You have to plan your own degree on a three year horizon – there is no handy schedule of lectures and practicals spoonfed to you that you have to attend – and have the self-discipline to do the actual work without anyone standing over you. You have to make notes now on stuff you won’t look at again for another 2 years, so that when you do, they’ll still make sense. You have to distinguish between what tasks are urgent, what’s only important, and what’s overdue.
The subject matter is of no commercial value, but that’s true of most degrees and at least the skills have been worthwhile. History degrees likewise: thinking about ‘how did we get from thinking this about the Tudors to thinking that about the Tudors’ is a usefully transferrable skill to the law, regulation, and so on.
I wouldn’t do such a degree now, because the discipline is infested with racist wokeism which aims at destroying original thinking and imposing conformity, but I’ve found it handy.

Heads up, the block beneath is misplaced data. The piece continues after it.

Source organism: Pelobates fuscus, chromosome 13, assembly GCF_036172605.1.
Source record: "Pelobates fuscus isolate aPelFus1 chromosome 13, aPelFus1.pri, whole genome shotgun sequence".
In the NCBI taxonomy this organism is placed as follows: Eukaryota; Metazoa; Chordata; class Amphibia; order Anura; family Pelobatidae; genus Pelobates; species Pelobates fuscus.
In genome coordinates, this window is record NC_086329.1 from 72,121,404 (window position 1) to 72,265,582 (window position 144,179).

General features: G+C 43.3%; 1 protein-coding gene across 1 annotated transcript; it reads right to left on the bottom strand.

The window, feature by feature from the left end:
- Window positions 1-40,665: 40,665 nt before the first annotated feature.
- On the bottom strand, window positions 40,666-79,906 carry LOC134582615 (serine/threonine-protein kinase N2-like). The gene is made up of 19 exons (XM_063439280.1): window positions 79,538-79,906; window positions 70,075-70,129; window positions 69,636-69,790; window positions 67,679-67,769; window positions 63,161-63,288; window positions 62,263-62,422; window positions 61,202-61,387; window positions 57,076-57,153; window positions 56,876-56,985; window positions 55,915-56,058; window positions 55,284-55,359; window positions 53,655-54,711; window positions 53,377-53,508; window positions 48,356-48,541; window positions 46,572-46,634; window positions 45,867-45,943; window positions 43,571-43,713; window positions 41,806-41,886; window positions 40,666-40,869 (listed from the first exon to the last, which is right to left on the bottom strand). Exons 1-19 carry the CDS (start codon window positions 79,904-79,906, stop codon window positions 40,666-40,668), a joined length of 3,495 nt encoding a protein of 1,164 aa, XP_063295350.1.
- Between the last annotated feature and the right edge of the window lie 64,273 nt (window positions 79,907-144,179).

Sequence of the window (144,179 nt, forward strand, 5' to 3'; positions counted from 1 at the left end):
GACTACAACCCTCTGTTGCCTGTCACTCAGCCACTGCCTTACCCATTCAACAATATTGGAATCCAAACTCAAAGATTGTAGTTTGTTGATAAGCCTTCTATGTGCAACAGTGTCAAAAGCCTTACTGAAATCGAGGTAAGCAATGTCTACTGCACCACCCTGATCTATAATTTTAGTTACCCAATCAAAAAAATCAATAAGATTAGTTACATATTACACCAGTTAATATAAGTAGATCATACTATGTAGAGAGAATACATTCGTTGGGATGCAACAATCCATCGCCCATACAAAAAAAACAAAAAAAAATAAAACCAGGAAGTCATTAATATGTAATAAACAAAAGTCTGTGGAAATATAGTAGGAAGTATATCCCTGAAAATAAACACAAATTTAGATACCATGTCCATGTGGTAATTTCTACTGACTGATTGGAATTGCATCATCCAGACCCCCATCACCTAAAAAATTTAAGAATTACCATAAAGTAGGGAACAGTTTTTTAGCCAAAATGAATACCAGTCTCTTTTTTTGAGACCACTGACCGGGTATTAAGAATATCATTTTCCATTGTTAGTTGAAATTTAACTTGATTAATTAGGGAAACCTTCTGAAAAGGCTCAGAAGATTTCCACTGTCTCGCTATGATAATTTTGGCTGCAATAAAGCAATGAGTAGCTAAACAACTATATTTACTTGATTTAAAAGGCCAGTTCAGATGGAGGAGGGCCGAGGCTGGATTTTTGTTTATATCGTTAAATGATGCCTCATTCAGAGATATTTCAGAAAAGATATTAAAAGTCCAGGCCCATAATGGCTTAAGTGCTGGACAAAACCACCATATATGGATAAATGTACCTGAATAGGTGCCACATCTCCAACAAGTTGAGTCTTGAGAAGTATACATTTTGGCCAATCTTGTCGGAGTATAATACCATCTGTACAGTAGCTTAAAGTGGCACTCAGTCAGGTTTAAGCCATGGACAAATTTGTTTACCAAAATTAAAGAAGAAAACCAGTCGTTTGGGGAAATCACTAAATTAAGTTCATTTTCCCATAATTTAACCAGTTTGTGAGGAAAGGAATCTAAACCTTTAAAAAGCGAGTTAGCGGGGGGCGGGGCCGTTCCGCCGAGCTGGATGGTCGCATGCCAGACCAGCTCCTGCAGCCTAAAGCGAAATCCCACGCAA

Fraser Bailey
Fraser Bailey
1 year ago
Reply to  Jon Redman

All good points. In truth I just wanted to be in London and to go and see the Pogues very week (they were still playing in pubs). And my vocational course was considered to be, at the time, the best of its type in the world.

Ferrusian Gambit
Ferrusian Gambit
1 year ago
Reply to  Jon Redman

Another benefit of studying say history, then law after a conversion, is it is a social marker that you are the right kind of person with the family background (and not too lower middle class) not to jump into a vocational degree straight away in a job that with doctors virtually defines the upper middle class or worry too much about spending a few years as a paralegal before a training contract turns up.
Of course Lord Sumpton who advocated the benefits of doing an arts subject first justifies it in terms of having a ‘broader knowledge’ of the world, that is all fine and well (and may even be true) but isn’t the real reason it gives a practical advantage.